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History & Culture

Makahu’ena, also known as Makahū‘ena Point, stands as a prominent cape within Kauaʻi County, Hawaii. Historical findings indicate that Makahu’ena Point and Keoneloa Bay were once bustling hubs for a vibrant Native Hawaiian fishing community. Makahū‘ena is situated within the ahupua‘a of Weliweli, a testament to the ancient Hawaiian land management system. The ahupua‘a, characterized by wedge-shaped land divisions extending from mountain to sea, provided a sustainable resource base for the native population. Each ahupua‘a encompassed a diverse range of resources, including fish, salt, fertile land for taro and sweet potato cultivation, as well as valuable timber such as koa trees found in the upland areas.

Archaeological findings reveal that Keoneloa Bay and Makahū‘ena Point on Kauaʻi once thrived as a bustling native Hawaiian fishing village. These industrious villagers engaged in trade, exchanging fish for various sustenance and materials, including wood for constructing homes and canoes. Today, remnants of their legacy endure along the coastline heritage trail, where breadfruit, coconut, and taro can still be spotted, preserving the rich cultural heritage of the area.


Learn more about Kaua‘i’s fascinating history by visiting the Kaua‘i Historical Society.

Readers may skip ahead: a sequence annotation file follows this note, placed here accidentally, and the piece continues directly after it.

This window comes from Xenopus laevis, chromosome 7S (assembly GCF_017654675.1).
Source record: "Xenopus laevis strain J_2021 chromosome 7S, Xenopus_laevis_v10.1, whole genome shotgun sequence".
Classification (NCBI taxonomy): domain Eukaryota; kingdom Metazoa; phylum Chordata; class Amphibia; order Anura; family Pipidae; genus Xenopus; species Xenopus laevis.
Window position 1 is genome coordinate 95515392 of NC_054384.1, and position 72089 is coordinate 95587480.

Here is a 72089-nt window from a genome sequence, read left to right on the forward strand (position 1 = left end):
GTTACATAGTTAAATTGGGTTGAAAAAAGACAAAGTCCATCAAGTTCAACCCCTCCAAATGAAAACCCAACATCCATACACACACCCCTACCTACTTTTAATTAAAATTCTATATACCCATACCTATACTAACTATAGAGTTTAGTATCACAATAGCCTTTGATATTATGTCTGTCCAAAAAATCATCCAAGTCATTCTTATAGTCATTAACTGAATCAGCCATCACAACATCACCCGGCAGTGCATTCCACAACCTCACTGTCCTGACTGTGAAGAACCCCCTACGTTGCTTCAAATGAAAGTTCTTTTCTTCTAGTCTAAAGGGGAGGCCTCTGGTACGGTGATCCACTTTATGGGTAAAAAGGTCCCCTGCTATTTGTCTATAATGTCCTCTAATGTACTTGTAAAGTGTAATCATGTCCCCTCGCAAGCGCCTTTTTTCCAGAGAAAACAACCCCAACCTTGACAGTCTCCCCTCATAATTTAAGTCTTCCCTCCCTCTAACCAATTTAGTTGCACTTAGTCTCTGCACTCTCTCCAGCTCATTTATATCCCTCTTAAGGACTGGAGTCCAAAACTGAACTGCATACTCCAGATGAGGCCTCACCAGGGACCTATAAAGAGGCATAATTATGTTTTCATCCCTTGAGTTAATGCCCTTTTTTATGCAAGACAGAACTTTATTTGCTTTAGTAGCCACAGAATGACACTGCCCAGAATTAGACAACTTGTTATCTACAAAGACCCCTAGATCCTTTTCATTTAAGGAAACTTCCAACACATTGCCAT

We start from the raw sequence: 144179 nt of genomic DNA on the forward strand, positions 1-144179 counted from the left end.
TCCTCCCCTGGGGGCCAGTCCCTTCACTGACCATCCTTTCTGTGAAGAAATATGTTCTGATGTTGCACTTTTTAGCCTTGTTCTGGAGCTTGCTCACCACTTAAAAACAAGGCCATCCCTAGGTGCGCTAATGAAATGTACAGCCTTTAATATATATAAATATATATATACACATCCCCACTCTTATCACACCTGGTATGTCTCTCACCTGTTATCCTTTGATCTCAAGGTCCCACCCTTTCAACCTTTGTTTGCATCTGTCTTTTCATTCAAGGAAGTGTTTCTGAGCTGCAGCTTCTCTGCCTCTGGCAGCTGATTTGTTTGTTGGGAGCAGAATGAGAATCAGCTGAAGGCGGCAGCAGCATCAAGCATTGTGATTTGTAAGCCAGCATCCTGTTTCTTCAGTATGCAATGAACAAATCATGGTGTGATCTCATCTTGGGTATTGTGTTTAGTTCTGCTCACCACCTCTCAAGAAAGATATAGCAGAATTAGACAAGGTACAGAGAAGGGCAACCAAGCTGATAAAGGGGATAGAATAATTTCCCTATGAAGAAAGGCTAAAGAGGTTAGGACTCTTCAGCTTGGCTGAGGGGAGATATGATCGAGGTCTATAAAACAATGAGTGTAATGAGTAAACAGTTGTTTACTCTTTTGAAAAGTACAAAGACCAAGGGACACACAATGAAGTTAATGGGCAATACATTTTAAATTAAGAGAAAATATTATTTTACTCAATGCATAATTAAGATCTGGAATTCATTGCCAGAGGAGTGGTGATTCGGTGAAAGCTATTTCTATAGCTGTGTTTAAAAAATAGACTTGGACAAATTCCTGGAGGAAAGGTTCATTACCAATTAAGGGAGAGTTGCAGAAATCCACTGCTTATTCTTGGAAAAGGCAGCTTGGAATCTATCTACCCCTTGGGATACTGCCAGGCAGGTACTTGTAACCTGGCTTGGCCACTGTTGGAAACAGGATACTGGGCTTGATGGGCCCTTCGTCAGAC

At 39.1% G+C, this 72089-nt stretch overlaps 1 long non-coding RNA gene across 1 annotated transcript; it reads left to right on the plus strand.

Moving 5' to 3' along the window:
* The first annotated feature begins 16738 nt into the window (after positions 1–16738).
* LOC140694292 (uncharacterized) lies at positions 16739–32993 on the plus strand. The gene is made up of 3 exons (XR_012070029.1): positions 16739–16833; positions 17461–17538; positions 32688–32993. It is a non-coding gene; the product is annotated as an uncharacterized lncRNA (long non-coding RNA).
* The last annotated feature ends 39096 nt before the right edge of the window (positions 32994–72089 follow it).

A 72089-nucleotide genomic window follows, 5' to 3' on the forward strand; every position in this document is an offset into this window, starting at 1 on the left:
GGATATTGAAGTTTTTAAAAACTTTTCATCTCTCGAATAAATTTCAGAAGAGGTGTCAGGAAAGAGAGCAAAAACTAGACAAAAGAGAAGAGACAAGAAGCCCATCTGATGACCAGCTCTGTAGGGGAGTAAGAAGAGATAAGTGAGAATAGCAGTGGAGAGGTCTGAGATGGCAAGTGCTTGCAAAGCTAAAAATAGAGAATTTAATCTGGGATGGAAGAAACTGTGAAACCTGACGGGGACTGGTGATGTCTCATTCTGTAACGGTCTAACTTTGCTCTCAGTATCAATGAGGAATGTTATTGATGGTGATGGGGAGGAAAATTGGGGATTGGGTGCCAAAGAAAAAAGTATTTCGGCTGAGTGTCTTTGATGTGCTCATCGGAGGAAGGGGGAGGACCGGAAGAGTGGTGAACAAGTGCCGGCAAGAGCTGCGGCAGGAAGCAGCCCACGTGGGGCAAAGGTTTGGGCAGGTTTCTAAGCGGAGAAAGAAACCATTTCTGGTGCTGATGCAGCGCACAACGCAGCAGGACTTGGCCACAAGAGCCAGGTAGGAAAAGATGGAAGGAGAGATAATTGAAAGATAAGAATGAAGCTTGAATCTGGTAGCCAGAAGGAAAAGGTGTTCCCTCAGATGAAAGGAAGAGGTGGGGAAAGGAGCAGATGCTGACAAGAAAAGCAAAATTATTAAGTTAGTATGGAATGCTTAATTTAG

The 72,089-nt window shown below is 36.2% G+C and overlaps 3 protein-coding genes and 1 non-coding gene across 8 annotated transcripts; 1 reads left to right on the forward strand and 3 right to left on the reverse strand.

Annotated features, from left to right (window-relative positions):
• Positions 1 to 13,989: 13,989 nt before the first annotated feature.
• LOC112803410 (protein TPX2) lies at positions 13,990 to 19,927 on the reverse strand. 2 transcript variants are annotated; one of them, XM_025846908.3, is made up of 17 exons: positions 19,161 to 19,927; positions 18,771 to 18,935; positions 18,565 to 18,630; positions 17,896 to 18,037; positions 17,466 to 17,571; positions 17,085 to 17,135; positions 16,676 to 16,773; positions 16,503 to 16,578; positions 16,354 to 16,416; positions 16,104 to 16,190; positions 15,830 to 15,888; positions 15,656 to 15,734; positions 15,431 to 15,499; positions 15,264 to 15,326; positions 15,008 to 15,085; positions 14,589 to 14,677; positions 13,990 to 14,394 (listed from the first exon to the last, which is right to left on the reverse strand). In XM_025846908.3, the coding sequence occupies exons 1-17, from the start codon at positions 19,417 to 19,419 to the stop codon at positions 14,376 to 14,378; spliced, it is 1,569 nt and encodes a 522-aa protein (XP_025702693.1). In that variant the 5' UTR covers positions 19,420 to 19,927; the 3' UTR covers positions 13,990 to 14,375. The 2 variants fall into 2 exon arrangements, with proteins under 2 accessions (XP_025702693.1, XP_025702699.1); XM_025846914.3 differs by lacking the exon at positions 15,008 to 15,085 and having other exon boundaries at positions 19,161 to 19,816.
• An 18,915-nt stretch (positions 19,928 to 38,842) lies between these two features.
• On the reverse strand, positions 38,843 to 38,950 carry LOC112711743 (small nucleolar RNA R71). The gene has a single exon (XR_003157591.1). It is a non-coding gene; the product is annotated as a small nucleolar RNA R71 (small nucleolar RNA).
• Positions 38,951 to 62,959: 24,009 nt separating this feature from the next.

• 1908
    The Lighthouse Service, part of the U.S. Commerce and Labor Department, erected a lighthouse at Kōloa Point. In 1914, the facility was described in lighthouse records as a white house with a 40 ft high lead-colored mast and a red fixed light.
  • The Makahū‘ena Light was erected, supplanting the original at Kōloa Point. Today, the lens and lantern from the original Makahu'ena Light are exhibited at the Hawai'i Maritime Center in Honolulu, preserving a piece of maritime history for future generations to admire.
  • 1951
    A new station for a LORAN-A receiver was established at Makahū‘ena Point adjoining what is now Makahū‘ena Estates. The facility included up to 6 buildings and a 280-foot-tall antenna.
  • Upon the deactivation of the LORAN station, the facilities at Makahū‘ena Point evolved into a group home and emergency shelter for Hale ‘Ōpio, a Kaua‘i based non-profit offering youth, family services and treatment facilities.
  • 1996
    The U.S Government deemed Makahū‘ena Point a surplus property and auctioned it to Cook Inlet Region, Inc., (CIRI). CIRI acquired the property as part of the 1976 Cook Inlet Land Exchange, which enabled the company to bid on federal surplus properties throughout the U.S. Initially, the land on which Makahū‘ena Estates would be built was platted for 25 single-family lots and several other larger parcels; today the development provides for just 10 premier parcels.

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